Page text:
Michel Maharbiz and his colleagues at the University of California, Berkeley, are developing implants for giant beetles that allow scientists to control the insects’ flight. Researchers hope that the beetles can one day be used for search and rescue or reconnaissance in areas inaccessible to people or other robots.
The paper diagnostic chips are made in a few steps, shown here by graduate student Andres Martinez, a member of the Whitesides Research Group.
George Whitesides explains how diagnostic paper chips could revolutionize health care in disparate places.
Zhong Lin Wang, a professor of materials science at Georgia Tech, describes his work on nanoscale devices that convert mechanical energy into power for the nano world.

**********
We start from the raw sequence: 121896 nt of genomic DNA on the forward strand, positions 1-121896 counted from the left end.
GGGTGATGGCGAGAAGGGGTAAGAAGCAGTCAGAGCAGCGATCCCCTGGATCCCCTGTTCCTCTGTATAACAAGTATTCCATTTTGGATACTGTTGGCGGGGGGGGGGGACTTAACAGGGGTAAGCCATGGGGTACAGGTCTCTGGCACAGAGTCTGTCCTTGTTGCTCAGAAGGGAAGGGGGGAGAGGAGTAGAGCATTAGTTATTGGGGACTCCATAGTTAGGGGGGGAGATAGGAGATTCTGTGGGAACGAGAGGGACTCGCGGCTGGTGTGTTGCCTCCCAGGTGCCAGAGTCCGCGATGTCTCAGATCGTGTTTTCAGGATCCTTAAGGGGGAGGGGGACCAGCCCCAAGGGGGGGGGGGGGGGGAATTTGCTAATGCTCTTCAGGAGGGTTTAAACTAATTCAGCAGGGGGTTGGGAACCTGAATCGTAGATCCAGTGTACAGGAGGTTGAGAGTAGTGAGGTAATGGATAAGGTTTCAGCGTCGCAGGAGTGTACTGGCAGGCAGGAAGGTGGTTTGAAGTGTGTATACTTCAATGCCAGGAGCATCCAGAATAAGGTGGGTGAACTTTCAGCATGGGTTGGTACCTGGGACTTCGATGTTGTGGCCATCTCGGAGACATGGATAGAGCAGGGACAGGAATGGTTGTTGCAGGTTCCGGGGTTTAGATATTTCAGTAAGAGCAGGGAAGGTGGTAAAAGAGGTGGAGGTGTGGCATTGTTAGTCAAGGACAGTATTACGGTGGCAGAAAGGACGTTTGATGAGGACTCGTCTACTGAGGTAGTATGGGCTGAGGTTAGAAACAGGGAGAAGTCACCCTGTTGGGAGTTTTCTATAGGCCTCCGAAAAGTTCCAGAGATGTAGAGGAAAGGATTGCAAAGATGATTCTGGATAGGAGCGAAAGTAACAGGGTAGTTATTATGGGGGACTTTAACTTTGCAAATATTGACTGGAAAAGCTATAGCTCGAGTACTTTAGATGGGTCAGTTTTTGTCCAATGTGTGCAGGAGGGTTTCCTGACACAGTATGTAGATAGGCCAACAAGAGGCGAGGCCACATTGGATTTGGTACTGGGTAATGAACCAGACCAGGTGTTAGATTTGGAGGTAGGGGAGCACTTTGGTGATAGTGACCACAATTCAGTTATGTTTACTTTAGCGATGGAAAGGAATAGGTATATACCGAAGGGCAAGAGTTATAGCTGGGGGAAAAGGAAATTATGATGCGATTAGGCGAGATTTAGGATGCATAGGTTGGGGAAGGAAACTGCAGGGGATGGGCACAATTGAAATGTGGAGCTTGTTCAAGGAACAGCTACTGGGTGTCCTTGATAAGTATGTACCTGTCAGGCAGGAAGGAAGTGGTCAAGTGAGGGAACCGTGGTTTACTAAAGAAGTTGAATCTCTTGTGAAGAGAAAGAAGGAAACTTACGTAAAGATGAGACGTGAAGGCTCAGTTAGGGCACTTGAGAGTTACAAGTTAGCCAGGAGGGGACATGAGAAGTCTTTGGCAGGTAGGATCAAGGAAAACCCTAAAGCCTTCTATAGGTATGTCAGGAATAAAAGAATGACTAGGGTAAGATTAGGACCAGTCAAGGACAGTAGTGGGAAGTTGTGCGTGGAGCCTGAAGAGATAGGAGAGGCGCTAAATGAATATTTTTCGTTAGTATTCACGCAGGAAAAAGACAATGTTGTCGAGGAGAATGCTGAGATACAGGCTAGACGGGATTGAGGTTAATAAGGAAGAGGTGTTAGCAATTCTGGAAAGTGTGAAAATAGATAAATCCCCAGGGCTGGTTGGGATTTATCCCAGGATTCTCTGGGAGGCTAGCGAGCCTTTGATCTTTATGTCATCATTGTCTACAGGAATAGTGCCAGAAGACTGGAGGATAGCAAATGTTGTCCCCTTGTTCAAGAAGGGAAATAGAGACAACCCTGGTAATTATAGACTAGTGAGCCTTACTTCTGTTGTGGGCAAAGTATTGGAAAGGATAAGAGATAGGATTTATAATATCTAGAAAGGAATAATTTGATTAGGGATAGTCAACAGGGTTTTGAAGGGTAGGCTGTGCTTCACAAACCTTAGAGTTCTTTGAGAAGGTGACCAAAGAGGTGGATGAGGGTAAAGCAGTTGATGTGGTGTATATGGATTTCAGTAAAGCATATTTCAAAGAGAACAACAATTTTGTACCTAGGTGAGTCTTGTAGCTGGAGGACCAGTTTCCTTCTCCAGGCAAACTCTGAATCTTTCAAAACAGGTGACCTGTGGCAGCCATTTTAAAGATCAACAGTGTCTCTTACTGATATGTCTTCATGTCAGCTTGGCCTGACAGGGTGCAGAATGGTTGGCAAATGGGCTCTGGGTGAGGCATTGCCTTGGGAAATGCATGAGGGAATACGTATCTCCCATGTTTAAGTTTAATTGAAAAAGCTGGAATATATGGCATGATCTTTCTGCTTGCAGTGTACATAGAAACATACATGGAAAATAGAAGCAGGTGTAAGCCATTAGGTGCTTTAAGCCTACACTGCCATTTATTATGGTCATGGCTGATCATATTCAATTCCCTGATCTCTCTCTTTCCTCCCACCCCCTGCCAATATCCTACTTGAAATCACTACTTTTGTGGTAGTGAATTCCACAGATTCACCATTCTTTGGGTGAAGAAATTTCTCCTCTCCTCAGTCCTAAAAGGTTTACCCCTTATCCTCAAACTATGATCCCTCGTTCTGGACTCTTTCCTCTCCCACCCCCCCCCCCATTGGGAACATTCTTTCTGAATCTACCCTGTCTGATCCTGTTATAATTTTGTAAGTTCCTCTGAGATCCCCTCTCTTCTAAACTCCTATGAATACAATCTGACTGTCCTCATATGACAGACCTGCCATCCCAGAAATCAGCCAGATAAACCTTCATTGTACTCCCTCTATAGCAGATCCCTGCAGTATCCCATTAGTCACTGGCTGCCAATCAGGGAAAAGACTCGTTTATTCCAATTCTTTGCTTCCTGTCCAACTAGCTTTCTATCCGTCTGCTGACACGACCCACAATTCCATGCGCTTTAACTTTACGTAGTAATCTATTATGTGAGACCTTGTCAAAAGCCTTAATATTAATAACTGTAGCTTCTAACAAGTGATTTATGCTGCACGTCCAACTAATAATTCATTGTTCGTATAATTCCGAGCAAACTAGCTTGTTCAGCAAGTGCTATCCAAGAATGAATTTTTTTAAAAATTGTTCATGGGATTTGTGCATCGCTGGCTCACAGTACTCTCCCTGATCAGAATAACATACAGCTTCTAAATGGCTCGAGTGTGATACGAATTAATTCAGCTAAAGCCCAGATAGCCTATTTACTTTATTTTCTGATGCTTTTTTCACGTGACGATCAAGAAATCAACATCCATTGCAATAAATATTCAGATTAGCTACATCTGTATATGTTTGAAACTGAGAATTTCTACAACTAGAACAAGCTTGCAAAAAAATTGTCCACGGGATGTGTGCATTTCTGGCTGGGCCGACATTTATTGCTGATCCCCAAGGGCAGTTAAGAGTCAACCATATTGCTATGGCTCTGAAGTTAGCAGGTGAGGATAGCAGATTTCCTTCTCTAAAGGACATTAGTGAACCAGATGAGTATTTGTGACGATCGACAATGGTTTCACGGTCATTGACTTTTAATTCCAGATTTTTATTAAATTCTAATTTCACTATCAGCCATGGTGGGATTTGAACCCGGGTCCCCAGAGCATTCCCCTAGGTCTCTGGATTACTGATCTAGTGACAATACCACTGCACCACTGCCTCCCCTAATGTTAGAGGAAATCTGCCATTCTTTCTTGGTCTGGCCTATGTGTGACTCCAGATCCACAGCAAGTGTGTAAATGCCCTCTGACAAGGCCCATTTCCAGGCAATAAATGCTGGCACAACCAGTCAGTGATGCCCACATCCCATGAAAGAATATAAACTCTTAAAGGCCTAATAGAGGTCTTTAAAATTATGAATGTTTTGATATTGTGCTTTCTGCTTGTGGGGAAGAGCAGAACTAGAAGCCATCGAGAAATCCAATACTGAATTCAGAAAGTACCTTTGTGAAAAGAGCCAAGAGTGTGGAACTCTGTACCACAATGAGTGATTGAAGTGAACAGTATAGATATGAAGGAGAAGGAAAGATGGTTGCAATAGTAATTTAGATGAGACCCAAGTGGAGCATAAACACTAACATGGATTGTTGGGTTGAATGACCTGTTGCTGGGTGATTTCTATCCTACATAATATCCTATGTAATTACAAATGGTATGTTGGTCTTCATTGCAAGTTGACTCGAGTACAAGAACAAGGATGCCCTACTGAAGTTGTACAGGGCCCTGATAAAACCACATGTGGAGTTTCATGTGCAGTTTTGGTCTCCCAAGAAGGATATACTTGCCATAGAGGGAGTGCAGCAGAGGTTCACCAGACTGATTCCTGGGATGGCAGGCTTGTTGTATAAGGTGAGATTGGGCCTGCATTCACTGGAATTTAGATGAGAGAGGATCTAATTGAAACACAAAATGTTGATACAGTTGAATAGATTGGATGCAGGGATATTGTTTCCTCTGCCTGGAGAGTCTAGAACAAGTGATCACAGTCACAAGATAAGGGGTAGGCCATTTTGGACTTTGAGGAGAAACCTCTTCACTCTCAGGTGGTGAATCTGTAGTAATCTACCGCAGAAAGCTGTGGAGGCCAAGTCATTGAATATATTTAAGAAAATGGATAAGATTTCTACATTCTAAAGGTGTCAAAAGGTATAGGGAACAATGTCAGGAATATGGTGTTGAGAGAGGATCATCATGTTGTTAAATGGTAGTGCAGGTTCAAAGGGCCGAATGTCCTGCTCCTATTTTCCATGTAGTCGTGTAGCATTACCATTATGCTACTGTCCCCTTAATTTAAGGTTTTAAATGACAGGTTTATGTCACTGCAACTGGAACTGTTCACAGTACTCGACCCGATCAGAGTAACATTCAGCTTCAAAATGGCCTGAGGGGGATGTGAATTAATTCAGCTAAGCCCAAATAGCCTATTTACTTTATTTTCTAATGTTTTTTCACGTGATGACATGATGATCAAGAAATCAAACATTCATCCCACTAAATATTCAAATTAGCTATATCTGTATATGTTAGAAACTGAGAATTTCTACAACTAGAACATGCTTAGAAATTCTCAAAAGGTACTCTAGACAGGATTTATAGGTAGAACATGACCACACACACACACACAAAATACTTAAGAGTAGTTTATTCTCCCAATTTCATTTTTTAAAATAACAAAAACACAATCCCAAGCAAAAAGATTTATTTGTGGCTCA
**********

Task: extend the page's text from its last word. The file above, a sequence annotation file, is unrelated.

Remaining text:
A solar test field in Masdar City will help determine what zero-emissions technologies will work best in the heat and dust of the desert.
Gerard Evenden, the senior partner at the U.K.-based firm Foster and Partners, who developed the master plan for Masdar City, explains how he will save energy.
The morning students served breakfast to a visiting hero.
A new chip design could lead to far cheaper large-area electronics.
Photosynth is still a work in progress. It is dazzling, but what is it for?
Digital artists are using game technologies to create bold new works.